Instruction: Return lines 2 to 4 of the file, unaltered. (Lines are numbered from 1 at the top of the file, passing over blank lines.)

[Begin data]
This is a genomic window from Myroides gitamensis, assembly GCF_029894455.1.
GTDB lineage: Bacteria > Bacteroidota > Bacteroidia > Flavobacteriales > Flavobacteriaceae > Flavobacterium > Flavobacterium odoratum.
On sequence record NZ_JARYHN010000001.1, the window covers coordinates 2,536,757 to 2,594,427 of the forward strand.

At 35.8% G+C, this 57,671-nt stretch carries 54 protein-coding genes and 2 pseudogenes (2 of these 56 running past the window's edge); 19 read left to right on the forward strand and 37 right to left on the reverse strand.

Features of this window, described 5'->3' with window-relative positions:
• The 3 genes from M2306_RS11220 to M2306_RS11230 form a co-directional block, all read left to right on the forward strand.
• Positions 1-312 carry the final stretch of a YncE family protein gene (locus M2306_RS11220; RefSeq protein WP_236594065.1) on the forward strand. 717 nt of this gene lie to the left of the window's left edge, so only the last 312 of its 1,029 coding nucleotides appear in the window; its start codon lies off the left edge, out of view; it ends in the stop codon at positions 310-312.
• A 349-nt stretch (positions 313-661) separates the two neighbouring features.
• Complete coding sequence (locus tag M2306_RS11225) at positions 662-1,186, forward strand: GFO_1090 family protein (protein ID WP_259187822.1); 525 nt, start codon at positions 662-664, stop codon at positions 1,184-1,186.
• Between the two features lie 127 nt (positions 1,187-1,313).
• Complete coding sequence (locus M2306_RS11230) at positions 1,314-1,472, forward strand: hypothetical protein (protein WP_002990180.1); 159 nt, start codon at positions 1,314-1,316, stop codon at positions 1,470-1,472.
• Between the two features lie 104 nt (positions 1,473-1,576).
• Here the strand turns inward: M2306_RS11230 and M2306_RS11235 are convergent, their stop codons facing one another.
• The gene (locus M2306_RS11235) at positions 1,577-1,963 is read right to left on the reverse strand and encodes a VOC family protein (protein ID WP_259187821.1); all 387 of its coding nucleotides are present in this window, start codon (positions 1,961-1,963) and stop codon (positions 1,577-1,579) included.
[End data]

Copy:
GTDB lineage: Bacteria > Bacteroidota > Bacteroidia > Flavobacteriales > Flavobacteriaceae > Flavobacterium > Flavobacterium odoratum.
On sequence record NZ_JARYHN010000001.1, the window covers coordinates 2,536,757 to 2,594,427 of the forward strand.

At 35.8% G+C, this 57,671-nt stretch carries 54 protein-coding genes and 2 pseudogenes (2 of these 56 running past the window's edge); 19 read left to right on the forward strand and 37 right to left on the reverse strand.